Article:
Patients with Netherton syndrome can present with various hair abnormalities. Trichorrhexis invaginata, known as bamboo hair, is the intussusception of the hair shaft and is characteristic of the disease.3 It develops from a reduced number of disulfide bonds, which results in cortical softening.1 Trichorrhexis invaginata may not be present at birth and often improves with age.1,3 Other hair shaft abnormalities such as pili torti, trichorrhexis nodosa, and helical hair also may be observed in Netherton syndrome.1 Extracutaneous manifestations also are typical. There is immune dysregulation of memory B cells and natural killer cells, which manifests as frequent respiratory and skin infections as well as sepsis.1,2 Patients also may have increased levels of serum IgE and eosinophilia resulting in atopy and allergic reactions to various triggers such as foods.1 The neonatal period also may be complicated by dehydration, electrolyte imbalances, inability to regulate body temperature, and failure to thrive.1,3

When there is an extensive disruption of the skin barrier during the neonatal period, there may be severe electrolyte imbalances and thermoregulatory challenges necessitating treatment in the neonatal intensive care unit. Cutaneous disease can be treated with topical therapies with variable success.1 Topical therapies for symptom management include emollients, corticosteroids, calcineurin inhibitors, calcipotriene, and retinoids; however, utmost caution must be employed with these therapies due to the increased risk for systemic absorption resulting from the disturbance of the skin barrier. When therapy with topical tacrolimus is implemented, monitoring of serum drug levels is required.1 Pruritus may be treated symptomatically with oral antihistamines. Intravenous immunoglobulin has been shown to decrease the frequency of infections and improve skin inflammation. Systemic retinoids have unpredictable effects and result in improvement of disease in some patients but exacerbation in others. Phototherapy with narrowband UVB, psoralen plus UVA, UVA1, and balneophototherapy also are effective treatments for cutaneous disease.1 Dupilumab has been shown to decrease pruritus, improve hair abnormalities, and improve skin disease, thereby demonstrating its effectiveness in treating the atopy and ichthyosis in Netherton syndrome.4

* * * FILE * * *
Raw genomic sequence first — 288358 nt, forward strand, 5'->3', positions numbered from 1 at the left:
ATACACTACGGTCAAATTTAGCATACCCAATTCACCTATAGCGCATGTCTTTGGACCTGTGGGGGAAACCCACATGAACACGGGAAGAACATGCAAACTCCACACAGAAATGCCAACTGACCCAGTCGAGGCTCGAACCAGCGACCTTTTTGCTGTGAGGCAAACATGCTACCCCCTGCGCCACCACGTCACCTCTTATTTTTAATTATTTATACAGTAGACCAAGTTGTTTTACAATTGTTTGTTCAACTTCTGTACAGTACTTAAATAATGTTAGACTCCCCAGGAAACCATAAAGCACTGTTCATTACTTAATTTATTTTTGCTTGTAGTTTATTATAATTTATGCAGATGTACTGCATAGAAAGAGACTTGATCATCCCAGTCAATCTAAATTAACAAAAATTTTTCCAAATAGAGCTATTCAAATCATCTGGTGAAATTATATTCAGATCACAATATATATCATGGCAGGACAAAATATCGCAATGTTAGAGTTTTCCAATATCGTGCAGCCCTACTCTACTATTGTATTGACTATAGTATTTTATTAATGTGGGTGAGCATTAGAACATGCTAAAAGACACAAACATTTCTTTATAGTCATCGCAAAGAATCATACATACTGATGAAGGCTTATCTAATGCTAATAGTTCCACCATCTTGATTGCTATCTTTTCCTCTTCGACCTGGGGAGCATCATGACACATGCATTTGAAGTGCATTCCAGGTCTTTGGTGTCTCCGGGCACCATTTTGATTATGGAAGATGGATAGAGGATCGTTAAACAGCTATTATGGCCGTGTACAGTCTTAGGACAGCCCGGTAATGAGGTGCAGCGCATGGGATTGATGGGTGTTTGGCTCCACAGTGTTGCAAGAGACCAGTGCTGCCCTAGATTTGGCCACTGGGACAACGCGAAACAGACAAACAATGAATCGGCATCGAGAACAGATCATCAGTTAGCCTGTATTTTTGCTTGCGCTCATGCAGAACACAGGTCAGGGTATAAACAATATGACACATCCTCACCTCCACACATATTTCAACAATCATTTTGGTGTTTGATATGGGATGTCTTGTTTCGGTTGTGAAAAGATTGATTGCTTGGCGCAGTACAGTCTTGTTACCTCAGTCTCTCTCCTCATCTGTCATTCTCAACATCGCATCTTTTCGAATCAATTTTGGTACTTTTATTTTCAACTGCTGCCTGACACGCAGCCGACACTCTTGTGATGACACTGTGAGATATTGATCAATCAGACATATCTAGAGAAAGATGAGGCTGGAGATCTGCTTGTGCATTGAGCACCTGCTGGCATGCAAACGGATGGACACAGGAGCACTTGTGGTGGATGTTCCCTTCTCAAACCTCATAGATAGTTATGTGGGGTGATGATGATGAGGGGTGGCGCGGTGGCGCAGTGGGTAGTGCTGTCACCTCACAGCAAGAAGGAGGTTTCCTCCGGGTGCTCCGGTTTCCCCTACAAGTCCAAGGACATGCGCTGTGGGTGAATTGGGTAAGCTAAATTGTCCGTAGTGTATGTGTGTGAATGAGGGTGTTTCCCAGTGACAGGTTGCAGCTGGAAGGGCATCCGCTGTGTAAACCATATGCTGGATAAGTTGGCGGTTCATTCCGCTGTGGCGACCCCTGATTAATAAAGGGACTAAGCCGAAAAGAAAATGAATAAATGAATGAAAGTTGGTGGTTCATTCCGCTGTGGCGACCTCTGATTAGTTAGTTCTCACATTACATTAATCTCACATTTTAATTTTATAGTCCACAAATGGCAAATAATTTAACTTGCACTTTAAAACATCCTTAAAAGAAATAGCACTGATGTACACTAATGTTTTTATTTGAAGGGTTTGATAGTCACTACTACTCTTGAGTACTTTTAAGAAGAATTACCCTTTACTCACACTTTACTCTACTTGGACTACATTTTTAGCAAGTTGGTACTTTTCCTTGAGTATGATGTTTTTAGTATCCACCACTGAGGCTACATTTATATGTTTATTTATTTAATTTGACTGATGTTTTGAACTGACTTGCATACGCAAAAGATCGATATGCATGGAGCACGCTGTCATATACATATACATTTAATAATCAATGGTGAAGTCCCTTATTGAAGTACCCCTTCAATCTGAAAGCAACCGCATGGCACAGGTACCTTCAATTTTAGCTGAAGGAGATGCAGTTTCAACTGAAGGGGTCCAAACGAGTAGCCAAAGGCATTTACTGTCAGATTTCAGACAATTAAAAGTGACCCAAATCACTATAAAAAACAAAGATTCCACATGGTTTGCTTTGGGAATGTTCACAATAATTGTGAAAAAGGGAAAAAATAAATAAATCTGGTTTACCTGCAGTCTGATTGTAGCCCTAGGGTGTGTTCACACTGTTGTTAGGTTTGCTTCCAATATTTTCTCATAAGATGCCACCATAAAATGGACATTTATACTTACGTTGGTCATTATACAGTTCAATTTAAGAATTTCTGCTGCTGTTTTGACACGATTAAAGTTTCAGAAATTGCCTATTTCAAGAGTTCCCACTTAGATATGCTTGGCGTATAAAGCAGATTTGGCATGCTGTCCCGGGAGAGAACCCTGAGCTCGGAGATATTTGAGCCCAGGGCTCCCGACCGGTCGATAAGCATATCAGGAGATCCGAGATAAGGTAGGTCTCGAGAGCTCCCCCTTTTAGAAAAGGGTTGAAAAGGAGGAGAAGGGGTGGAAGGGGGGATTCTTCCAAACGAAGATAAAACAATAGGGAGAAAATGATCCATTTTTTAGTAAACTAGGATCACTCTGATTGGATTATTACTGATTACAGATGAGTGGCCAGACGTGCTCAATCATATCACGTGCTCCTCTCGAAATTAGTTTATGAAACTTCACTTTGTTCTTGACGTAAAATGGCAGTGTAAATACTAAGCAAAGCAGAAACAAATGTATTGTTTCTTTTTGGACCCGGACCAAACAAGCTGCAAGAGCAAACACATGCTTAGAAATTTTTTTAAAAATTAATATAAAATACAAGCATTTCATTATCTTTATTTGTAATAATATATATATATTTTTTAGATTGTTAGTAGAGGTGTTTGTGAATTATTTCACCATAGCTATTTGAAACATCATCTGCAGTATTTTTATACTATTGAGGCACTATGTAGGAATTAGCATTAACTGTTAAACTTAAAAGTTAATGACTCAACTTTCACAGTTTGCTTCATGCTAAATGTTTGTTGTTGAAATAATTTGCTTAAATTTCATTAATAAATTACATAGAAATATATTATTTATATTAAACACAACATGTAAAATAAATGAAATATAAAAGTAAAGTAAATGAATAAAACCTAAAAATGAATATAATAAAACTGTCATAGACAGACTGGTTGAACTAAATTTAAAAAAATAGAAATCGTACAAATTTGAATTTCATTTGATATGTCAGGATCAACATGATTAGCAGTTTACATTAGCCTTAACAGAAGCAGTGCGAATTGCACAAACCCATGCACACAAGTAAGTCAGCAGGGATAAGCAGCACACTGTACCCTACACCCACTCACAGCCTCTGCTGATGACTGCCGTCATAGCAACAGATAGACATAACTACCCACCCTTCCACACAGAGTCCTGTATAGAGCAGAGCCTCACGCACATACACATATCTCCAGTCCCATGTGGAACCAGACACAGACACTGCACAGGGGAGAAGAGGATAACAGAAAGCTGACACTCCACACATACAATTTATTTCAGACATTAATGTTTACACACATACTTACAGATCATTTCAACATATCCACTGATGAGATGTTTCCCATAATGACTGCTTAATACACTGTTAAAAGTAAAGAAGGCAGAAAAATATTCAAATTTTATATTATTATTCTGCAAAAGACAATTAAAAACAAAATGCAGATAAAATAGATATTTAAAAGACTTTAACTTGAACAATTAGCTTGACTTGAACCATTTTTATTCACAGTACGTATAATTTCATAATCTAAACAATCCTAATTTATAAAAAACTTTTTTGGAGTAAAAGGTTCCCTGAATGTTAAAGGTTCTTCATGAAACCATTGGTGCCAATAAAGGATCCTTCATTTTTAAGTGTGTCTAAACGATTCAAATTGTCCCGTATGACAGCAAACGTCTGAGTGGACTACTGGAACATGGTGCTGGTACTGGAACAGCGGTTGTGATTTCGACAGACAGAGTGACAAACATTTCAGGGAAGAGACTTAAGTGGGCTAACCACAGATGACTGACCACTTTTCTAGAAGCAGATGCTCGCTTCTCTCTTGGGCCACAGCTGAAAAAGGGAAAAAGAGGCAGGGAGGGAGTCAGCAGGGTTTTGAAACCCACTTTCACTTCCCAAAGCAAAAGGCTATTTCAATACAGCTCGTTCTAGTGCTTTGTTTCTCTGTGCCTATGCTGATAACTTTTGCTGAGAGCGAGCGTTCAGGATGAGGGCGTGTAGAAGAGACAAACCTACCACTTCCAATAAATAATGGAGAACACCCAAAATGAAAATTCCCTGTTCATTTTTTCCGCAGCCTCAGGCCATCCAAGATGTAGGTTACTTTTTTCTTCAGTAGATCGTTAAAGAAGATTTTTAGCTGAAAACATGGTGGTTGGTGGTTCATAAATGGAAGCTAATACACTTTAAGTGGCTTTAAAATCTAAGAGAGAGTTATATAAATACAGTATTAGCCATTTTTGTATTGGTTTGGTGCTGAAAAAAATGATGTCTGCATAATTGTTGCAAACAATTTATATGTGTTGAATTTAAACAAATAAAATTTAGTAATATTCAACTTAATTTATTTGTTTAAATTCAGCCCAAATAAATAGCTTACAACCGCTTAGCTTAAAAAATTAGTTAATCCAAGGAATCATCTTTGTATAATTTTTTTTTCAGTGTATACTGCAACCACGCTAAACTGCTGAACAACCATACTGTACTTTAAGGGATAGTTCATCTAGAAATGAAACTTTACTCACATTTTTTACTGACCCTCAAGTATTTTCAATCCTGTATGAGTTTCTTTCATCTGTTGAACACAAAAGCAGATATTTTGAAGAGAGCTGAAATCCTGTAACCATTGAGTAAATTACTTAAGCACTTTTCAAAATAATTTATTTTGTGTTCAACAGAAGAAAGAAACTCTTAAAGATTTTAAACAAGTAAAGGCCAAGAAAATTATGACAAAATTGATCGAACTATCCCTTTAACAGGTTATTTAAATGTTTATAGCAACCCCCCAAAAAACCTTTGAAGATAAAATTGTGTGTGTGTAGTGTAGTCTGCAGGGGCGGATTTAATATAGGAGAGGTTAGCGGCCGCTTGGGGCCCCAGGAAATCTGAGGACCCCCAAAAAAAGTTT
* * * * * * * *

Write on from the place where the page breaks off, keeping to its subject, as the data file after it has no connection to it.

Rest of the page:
The differential diagnosis includes other figurate erythemas including erythema marginatum and erythrokeratodermia variabilis. Erythema marginatum is a cutaneous manifestation of acute rheumatic fever and is characterized by migratory polycyclic erythematous plaques without overlying scale, usually on the trunk and proximal extremities.5 Erythrokeratodermia variabilis is caused by heterozygous mutations in gap junction protein beta 3, GJB3, and gap junction protein beta 4, GJB4, and is characterized by transient geographic and erythematous patches and stable scaly plaques; however, double-edged scaling is not a feature.1 Acrodermatitis enteropathica is an autosomal-recessive disorder caused by mutations in the zinc transporter SLC39A4. Cutaneous manifestations occur after weaning from breast milk and are characterized by erythematous plaques with erosions, vesicles, and scaling, which characteristically occur in the perioral and perianal locations.6 Neonatal lupus is a form of subacute cutaneous lupus erythematosus. Typical skin lesions are erythematous annular plaques with overlying scaling, which may be present at birth and have a predilection for the face and other sun-exposed areas. Lesions generally resolve after clearance of the pathogenic maternal antibodies.7